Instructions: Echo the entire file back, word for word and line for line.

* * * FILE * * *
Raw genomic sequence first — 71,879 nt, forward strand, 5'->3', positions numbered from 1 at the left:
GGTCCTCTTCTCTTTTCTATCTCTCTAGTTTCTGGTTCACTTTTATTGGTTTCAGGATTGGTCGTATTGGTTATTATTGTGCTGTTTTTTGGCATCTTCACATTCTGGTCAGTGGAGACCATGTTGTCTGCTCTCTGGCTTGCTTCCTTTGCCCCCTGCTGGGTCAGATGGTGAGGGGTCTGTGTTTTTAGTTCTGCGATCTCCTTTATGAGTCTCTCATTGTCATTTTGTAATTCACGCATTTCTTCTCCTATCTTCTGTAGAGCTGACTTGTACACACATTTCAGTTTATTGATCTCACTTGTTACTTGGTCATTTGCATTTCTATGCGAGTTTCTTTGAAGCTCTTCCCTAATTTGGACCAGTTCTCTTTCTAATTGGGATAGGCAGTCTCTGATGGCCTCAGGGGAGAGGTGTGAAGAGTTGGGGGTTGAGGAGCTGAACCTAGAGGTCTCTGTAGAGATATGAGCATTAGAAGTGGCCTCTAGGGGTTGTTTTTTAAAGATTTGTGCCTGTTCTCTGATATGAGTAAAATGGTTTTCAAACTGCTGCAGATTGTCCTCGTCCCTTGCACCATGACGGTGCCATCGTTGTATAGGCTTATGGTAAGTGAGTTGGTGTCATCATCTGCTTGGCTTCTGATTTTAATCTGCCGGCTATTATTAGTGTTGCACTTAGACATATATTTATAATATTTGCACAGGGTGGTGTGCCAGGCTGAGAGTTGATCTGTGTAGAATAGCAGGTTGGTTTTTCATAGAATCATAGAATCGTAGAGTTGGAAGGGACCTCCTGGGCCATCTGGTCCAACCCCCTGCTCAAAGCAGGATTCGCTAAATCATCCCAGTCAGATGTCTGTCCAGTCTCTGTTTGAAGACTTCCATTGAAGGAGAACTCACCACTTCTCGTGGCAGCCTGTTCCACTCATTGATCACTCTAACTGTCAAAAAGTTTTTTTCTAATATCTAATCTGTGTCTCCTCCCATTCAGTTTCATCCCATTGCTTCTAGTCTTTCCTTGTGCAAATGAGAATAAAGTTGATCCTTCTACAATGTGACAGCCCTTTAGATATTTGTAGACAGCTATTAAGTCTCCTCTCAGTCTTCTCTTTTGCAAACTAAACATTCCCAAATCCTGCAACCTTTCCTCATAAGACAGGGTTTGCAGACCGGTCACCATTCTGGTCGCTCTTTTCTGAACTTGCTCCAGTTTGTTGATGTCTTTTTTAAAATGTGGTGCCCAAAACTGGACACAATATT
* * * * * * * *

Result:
Raw genomic sequence first — 71,879 nt, forward strand, 5'->3', positions numbered from 1 at the left:
GGTCCTCTTCTCTTTTCTATCTCTCTAGTTTCTGGTTCACTTTTATTGGTTTCAGGATTGGTCGTATTGGTTATTATTGTGCTGTTTTTTGGCATCTTCACATTCTGGTCAGTGGAGACCATGTTGTCTGCTCTCTGGCTTGCTTCCTTTGCCCCCTGCTGGGTCAGATGGTGAGGGGTCTGTGTTTTTAGTTCTGCGATCTCCTTTATGAGTCTCTCATTGTCATTTTGTAATTCACGCATTTCTTCTCCTATCTTCTGTAGAGCTGACTTGTACACACATTTCAGTTTATTGATCTCACTTGTTACTTGGTCATTTGCATTTCTATGCGAGTTTCTTTGAAGCTCTTCCCTAATTTGGACCAGTTCTCTTTCTAATTGGGATAGGCAGTCTCTGATGGCCTCAGGGGAGAGGTGTGAAGAGTTGGGGGTTGAGGAGCTGAACCTAGAGGTCTCTGTAGAGATATGAGCATTAGAAGTGGCCTCTAGGGGTTGTTTTTTAAAGATTTGTGCCTGTTCTCTGATATGAGTAAAATGGTTTTCAAACTGCTGCAGATTGTCCTCGTCCCTTGCACCATGACGGTGCCATCGTTGTATAGGCTTATGGTAAGTGAGTTGGTGTCATCATCTGCTTGGCTTCTGATTTTAATCTGCCGGCTATTATTAGTGTTGCACTTAGACATATATTTATAATATTTGCACAGGGTGGTGTGCCAGGCTGAGAGTTGATCTGTGTAGAATAGCAGGTTGGTTTTTCATAGAATCATAGAATCGTAGAGTTGGAAGGGACCTCCTGGGCCATCTGGTCCAACCCCCTGCTCAAAGCAGGATTCGCTAAATCATCCCAGTCAGATGTCTGTCCAGTCTCTGTTTGAAGACTTCCATTGAAGGAGAACTCACCACTTCTCGTGGCAGCCTGTTCCACTCATTGATCACTCTAACTGTCAAAAAGTTTTTTTCTAATATCTAATCTGTGTCTCCTCCCATTCAGTTTCATCCCATTGCTTCTAGTCTTTCCTTGTGCAAATGAGAATAAAGTTGATCCTTCTACAATGTGACAGCCCTTTAGATATTTGTAGACAGCTATTAAGTCTCCTCTCAGTCTTCTCTTTTGCAAACTAAACATTCCCAAATCCTGCAACCTTTCCTCATAAGACAGGGTTTGCAGACCGGTCACCATTCTGGTCGCTCTTTTCTGAACTTGCTCCAGTTTGTTGATGTCTTTTTTAAAATGTGGTGCCCAAAACTGGACACAATATT